Commercial fishing safety
Despite many safety initiatives, unsafe work practices continue.
- TSB representatives met with key stakeholders and change agents in the Atlantic region, including government officials from Prince Edward Island and New-Brunswick, as well as senior members of the Workers Compensation Board of Prince Edward Island and WorkSafe NB, to discuss the various challenges associated with commercial fishing safety. The discussions were focused on provincial and federal responsibilities, as well as actions required to address pressing issues. Similar meetings were also held with officials and associations in British Columbia and Quebec.
- In January 2017, the TSB Chair met with senior officials at the federal Department of Fisheries and Oceans to discuss Watchlist issues, focusing on commercial fishing safety concerns and possible solutions to reduce risks.
- In January 2017, Senior Investigator Glenn Budden published an article in the Western Mariner Magazine. The article focused on the investigation into the 2015 capsizing of the Caledonian on the West coast (M15P0286), which addresses the Watchlist issue of commercial fishing safety and highlights new TSB recommendations.
- The TSB produced a fishing safety poster and distributed it to organizations on both the east and west coasts.
Why this matters
Even though the numbers of registered fishermen and active fishing vessels have declined overall since 2006, the average number of fatalities has remained constant at 10 per year.
The Transportation Safety Board of Canada (TSB) has long sought to improve safety in commercial fishing. It issued its first recommendation on the subject in 1992, and since then has issued 41 more, seven of which remain outstanding.Footnote 1 Fishing safety has been on the Watchlist since 2010, and in 2012, the TSB released its report on its Safety Issues Investigation into Fishing Safety in Canada.Footnote 2
Fish harvesting carries risks, but several recent investigations into fatal accidents have found a range of safety deficiencies—vessel stability, crew training, unsafe operating practices, emergency preparedness, and carriage of immersion suits and emergency position-indicating radio beacons (EPIRBs)—that once addressed would reduce those risks.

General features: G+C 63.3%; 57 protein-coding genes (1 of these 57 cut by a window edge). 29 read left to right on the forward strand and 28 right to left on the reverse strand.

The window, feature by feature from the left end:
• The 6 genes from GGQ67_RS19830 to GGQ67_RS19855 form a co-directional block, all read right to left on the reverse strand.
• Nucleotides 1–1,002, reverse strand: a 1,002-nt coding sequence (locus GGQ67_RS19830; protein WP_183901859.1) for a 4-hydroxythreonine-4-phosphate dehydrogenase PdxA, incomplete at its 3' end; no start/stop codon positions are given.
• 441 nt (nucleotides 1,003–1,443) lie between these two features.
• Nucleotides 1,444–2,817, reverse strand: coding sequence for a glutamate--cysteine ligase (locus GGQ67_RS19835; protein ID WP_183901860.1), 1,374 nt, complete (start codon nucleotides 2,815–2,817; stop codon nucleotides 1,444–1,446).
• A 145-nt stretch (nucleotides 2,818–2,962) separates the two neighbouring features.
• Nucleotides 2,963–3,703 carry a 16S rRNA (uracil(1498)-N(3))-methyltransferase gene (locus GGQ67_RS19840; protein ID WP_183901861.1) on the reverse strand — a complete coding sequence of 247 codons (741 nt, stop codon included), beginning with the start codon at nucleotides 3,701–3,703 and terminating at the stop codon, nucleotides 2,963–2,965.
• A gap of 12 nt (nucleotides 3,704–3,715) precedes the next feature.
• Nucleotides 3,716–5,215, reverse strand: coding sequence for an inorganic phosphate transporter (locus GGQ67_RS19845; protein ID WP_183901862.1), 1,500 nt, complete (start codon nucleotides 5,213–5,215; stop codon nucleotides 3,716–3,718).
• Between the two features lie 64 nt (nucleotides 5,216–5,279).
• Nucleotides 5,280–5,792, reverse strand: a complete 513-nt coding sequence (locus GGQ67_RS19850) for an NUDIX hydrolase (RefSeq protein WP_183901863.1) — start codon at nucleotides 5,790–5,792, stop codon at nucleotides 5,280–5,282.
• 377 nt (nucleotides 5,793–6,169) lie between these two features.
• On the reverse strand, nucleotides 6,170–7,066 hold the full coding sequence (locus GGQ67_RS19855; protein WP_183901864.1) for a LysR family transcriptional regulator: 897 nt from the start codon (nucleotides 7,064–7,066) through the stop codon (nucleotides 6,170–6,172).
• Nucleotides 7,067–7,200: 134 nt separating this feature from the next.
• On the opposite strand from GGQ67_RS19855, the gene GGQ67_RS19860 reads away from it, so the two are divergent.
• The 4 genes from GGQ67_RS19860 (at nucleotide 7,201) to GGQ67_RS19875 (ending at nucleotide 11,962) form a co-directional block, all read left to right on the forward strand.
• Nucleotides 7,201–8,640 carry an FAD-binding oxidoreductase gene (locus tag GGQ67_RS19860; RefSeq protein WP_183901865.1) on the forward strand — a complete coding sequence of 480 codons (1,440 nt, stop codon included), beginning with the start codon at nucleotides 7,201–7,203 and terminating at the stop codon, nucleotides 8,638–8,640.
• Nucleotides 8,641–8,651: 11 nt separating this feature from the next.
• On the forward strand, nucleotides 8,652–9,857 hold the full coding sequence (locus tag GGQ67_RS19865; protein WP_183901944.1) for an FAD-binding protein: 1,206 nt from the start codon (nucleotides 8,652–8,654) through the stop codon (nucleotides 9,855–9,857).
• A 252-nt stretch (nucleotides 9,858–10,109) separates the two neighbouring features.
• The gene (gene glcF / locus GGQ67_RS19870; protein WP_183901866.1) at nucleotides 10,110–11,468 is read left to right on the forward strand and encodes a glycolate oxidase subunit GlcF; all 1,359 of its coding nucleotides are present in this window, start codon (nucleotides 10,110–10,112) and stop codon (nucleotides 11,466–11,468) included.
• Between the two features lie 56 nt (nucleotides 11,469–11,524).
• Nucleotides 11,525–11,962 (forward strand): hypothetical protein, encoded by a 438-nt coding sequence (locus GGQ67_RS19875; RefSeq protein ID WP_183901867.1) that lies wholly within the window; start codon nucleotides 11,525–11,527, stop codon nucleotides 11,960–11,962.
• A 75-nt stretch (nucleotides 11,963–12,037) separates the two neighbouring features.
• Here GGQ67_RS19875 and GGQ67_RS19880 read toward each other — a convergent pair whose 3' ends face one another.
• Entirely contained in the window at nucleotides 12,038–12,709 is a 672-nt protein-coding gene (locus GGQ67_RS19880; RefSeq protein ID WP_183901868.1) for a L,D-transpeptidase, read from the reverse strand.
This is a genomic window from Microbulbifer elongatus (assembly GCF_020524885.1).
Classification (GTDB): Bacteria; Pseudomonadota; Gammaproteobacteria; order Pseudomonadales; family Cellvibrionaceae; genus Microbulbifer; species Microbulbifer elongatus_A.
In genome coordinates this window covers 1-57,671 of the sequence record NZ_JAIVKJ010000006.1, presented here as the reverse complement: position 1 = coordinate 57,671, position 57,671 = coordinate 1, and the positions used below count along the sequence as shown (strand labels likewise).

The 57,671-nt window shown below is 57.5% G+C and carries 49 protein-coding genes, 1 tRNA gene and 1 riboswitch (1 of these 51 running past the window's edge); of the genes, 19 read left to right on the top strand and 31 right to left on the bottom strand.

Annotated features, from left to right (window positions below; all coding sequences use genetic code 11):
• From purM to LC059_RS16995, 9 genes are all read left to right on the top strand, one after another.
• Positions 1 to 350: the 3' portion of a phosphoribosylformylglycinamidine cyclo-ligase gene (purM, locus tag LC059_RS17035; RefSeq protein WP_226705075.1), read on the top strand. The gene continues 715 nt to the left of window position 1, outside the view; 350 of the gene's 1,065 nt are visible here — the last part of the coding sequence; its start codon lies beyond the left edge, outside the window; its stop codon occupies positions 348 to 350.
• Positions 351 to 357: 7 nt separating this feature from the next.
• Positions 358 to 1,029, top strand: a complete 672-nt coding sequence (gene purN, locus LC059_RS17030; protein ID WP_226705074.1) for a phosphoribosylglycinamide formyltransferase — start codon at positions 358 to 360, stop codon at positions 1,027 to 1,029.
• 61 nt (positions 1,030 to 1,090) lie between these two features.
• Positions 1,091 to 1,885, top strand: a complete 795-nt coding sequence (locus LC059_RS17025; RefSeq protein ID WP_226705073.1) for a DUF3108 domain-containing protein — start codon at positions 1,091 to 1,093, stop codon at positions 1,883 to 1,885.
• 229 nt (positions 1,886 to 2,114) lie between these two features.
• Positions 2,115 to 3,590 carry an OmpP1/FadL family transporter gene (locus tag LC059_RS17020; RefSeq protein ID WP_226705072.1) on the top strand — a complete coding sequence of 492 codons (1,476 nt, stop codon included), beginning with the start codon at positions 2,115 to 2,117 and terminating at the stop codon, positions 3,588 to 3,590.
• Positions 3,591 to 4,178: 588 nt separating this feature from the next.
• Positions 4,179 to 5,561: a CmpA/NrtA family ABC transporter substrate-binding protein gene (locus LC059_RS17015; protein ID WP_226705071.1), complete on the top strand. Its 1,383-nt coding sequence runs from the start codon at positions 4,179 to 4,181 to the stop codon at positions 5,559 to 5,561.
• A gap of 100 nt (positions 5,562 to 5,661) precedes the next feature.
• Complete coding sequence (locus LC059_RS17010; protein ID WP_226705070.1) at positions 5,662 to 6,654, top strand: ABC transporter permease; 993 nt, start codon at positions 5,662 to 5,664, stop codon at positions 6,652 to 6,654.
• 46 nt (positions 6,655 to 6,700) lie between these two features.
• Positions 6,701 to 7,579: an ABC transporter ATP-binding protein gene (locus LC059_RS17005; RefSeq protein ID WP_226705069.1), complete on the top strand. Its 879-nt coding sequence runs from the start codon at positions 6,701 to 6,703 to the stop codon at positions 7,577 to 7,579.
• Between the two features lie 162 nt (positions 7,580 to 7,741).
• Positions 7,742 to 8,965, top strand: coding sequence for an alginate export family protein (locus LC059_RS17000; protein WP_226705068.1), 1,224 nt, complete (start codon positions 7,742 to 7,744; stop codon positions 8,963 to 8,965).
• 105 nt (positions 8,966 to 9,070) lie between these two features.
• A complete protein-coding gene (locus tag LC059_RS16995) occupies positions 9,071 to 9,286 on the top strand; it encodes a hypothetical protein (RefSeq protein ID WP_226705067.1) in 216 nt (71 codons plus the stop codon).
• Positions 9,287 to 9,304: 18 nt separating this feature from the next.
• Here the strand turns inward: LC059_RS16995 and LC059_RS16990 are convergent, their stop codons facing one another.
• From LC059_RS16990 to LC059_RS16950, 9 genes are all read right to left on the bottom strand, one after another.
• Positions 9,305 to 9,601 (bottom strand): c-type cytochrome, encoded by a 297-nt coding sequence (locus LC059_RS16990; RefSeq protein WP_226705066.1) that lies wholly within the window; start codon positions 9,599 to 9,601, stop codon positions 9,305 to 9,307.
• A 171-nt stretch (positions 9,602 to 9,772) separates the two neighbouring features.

The TSB’s investigations also find that many of the causal and contributory factors in an accident are systemic problems that need systemic solutions, notably
- vessel modifications and their impact on stability;
- the use and availability of lifesaving equipment;
- regulatory oversight; and
- the impact of fishery resource management plans and practices on the overall safety of fishing vessels.
It is recognized nationwide that the loss of life on fishing vessels is simply too great. Federal and many provincial regulatory authorities, as well as fishing safety associations, have been taking new safety initiatives. The first phase of the new Fishing Vessel Safety Regulations, which applies only to small fishing vessels up to 24.4 m, has been published. These regulations will lower some of the risks associated with outstanding safety deficiencies, but significant gaps remain with respect to stability assessments and the guidance associated with them, as well as the carriage of EPIRBs and immersion suits.
Future phases of the regulations may address these remaining issues and also apply to fishing vessels over 24.4 m, but this work has not yet started.
This issue will remain on the Watchlist until
- new regulations are implemented for commercial fishing vessels of all sizes;
- user-friendly guidelines regarding vessel stability are developed and implemented to reduce unsafe practices;
- there is evidence of behavioural changes among fishermen regarding the use of personal flotation devices, EPIRBs, and survival suits, as well as of on-board safety drills and risk assessments being carried out; and
- there is concerted and coordinated action by federal and provincial authorities, leaders within the fishing community, and fishermen themselves to put in place strong regional initiatives and develop a sound safety culture in the fishing community.